Google Dina Hurwitz. You may find a video of a poised, articulate, lovely woman speaking before thousands of fellow Chabad emissaries at their convention in 2016, or before an attentive crowd at a lecture somewhere across the USA. “She’s got it all together,” you may think.
But behind that smooth facade lies an honest, fragile, deep and strong woman warrior. A woman who is facing an excruciating challenge with candor and courageous faith—a challenge that has changed her family’s lives in unimaginable ways.
Dina was a typical Chassidic girl. Fun, pretty, and well-versed in Torah. Born in Nashville, Tennessee, she was raised in California. At 14, she went to the Crown Heights neighborhood of Brooklyn, N.Y., to visit family. Her cousin’s best friend was a young man named Yitzi Hurwitz. “I never met anyone with so much joy and excitement. He literally danced when he walked. In the end, that’s who I’m going to marry,” she told her mother.
Dina and Yitzi did marry in 1996, when she was 21 years old. She was sure that no one else could possibly have such a deep love. Their delight and happiness shines from pictures of the two.
The young couple moved across the country to start a Chabad center in Temecula, Calif., a small community about 100 miles from Los Angeles. “Yitzi’s life dream was to be a foot soldier of the Lubavitcher Rebbe and show people how beautiful it is to be Jewish,” explains Dina. A hands-on father, he adored their growing family. Life progressed, filled with the normal demands of work, travel, community, family.
In 2012, everything changed.
Yitzi started complaining, “Something’s not right with my mouth,” he said. Friends joked about the non-drinking rabbi who had slurred speech, sounding drunk. Six months of testing led to a devastating diagnosis: bulbar onset ALS, the most aggressive type of this neuromuscular disorder more commonly known as Lou Gehrig’s disease. Communication between the brain and muscles fails to work properly, and the muscles slowly atrophy and die. At first, Yitzi’s speech was affected, with some diminishment on his left side, but many normal activities were still possible. He was able to communicate through a text-to-voice app. But the disease forged mercilessly ahead.
Dina helplessly watched “this outgoing musician, storyteller, dancer, rabbi and great communicator, who could talk to anyone in the world,” lose all those abilities over the period of a year-and-a-half.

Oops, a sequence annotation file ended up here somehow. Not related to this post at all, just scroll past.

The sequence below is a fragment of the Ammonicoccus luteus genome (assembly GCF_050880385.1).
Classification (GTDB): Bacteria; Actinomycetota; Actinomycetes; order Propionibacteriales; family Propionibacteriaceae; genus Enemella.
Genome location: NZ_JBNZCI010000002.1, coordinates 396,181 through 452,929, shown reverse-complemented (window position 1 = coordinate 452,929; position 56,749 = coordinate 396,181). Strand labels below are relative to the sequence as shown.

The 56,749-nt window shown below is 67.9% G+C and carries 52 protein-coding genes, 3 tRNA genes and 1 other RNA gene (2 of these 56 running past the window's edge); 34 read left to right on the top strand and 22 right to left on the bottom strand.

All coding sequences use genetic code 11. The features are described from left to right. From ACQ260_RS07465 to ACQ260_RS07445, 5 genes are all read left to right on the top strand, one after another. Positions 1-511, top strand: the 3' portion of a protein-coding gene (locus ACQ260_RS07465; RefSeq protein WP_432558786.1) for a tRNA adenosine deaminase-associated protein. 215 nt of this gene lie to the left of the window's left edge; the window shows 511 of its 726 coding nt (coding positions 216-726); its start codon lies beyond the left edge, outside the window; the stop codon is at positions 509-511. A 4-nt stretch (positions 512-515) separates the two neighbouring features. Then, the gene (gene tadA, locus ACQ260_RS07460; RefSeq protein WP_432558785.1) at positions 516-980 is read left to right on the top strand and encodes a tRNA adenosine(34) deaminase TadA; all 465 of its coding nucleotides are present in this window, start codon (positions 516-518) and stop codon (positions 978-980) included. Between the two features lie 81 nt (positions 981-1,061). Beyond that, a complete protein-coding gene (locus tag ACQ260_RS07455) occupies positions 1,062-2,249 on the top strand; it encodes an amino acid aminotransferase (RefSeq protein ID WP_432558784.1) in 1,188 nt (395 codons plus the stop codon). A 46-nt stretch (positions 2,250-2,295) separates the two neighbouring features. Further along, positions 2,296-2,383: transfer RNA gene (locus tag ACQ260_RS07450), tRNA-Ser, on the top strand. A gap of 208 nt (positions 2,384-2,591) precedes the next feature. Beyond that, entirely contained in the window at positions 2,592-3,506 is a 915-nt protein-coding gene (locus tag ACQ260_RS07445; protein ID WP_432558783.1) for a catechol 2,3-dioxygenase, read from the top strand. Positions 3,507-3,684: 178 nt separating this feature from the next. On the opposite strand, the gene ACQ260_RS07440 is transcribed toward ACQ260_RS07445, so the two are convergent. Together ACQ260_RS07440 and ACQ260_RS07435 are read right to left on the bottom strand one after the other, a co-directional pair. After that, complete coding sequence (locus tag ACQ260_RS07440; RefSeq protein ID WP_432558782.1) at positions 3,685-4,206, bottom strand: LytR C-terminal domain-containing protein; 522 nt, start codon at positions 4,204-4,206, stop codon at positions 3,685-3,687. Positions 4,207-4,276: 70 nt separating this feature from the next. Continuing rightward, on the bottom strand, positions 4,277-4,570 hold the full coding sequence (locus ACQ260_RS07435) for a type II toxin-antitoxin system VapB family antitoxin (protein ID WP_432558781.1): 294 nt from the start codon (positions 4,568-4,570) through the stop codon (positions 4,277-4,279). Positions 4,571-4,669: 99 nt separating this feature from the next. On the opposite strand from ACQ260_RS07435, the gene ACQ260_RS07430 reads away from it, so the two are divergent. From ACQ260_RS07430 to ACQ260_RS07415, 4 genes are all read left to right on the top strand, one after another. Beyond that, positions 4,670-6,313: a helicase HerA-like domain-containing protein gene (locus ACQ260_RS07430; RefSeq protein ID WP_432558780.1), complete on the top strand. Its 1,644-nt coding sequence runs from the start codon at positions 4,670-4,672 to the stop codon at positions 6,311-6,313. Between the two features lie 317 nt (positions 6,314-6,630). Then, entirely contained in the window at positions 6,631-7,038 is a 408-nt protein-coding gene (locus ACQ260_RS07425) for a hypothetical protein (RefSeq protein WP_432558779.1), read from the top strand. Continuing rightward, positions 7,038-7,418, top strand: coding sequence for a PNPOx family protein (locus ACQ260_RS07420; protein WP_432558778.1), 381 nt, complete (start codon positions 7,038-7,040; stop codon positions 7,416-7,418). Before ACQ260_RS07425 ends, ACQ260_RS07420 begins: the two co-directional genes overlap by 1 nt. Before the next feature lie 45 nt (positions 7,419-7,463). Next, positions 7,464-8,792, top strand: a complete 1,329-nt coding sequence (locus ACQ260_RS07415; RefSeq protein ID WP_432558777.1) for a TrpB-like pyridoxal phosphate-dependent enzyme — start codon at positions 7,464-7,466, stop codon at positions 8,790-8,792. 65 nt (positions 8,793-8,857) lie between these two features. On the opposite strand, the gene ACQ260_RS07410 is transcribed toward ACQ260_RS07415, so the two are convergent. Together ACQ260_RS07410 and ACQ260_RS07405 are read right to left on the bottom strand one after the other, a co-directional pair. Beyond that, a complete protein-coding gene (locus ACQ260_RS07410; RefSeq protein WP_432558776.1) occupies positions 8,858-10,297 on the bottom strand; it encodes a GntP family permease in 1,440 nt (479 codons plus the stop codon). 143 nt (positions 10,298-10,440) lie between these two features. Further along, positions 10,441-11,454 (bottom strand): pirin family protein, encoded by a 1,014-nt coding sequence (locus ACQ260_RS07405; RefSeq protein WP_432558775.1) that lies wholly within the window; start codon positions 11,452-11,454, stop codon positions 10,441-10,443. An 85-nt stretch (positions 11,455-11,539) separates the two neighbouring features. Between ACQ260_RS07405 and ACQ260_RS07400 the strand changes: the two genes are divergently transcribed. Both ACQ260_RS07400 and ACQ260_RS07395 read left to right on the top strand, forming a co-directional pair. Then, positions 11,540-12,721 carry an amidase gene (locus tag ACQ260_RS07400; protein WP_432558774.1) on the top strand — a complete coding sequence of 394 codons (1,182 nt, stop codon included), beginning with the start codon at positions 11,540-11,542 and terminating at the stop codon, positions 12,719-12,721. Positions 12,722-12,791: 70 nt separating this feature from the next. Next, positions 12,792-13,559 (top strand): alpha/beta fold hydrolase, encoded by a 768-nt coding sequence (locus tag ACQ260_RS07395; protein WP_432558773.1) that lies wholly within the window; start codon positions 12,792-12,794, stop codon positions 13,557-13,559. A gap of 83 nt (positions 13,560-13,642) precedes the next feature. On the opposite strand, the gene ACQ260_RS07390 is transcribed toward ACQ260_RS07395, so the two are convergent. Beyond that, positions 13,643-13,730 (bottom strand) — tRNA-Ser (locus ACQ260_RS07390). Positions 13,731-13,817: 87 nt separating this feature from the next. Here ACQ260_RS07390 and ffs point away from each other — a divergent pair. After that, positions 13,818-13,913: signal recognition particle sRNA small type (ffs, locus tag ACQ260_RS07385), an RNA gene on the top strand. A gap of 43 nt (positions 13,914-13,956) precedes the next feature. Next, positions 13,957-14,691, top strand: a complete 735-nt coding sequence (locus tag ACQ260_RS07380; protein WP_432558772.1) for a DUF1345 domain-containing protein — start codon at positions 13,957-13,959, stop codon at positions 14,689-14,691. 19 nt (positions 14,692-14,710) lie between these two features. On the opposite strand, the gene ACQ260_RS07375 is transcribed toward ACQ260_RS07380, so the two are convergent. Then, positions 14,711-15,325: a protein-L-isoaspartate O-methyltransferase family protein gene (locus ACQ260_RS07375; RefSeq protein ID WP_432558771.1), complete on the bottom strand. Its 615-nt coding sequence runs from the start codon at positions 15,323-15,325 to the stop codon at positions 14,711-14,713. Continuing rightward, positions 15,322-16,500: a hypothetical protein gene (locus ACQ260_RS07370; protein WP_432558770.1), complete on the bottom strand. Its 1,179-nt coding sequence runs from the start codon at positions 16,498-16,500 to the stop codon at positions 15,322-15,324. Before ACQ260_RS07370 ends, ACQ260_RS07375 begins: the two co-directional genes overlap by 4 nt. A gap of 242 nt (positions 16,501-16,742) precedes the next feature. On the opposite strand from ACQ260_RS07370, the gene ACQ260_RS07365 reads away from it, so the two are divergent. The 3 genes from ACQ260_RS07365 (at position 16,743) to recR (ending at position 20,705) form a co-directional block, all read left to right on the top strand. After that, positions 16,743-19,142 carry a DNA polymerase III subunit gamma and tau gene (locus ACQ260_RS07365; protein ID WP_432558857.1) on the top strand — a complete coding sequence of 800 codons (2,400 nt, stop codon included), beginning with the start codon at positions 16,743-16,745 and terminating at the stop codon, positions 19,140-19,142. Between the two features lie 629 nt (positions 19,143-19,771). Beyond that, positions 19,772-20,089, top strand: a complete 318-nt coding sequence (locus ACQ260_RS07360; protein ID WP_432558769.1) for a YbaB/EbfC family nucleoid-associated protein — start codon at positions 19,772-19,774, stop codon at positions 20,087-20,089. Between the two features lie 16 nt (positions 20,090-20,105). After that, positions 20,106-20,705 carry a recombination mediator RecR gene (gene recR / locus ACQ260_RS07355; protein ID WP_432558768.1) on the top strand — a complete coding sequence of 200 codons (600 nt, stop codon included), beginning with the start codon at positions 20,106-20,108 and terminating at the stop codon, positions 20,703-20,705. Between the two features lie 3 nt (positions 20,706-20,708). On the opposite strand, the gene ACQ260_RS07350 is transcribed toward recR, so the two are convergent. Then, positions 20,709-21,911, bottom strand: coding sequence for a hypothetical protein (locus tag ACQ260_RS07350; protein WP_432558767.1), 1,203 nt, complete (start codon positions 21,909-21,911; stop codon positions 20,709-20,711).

Today, Rabbi Yitzi is bedridden and mostly paralyzed. A tracheotomy has extended his life well beyond the expected two-year duration. After nearly five years, this dancing, singing beacon of life is more than 95 percent immobile, except for two things: He can smile, and he can move his very expressive eyeballs. Period.
Many would be tempted to wallow in self-pity or anger. But the couple has heroically risen to the challenge. Even with these unimaginable limitations, Yitzi expresses intense love and optimism, and deeply touches many lives, combining the latest technology and his ironclad determination to find whatever way possible to give and spread happiness. He shares his indomitable spirit by laboriously writing a blog with the movement of his eyes, focusing on each letter with a Tobii gaze-activated keyboard; a daylong, exhausting task. This weekly blog has thousands of followers around the world.
And as for Dina? At first it was about sheer survival (mental, physical and logistical): raising their seven children, dealing with ongoing complex medical issues, finances and countless other demands, without collapsing or marinating in bitterness. But this enormous challenge has grown, and grown her, into more.
She has cried. And mourned. And been bitter. And coped. And laughed. And loved. And learned.
She shares her insights, frustrations, faith and compassion freely. A small family blog, “The Caffeinated Thinker,” started before Yitzi’s illness, has grown into an honest and empathetic source of strength for thousands of readers. Dina shares her path, how she learned to differentiate between pain and suffering, and how a woman who was “completely paranoid about public speaking” realized that she had vital life lessons to share. She now speaks about her story in many venues around the world with humor, poignancy, a few tears and, most importantly, gritty, real-life inspiration that every member of the audience can take home and apply to their challenges, big or small.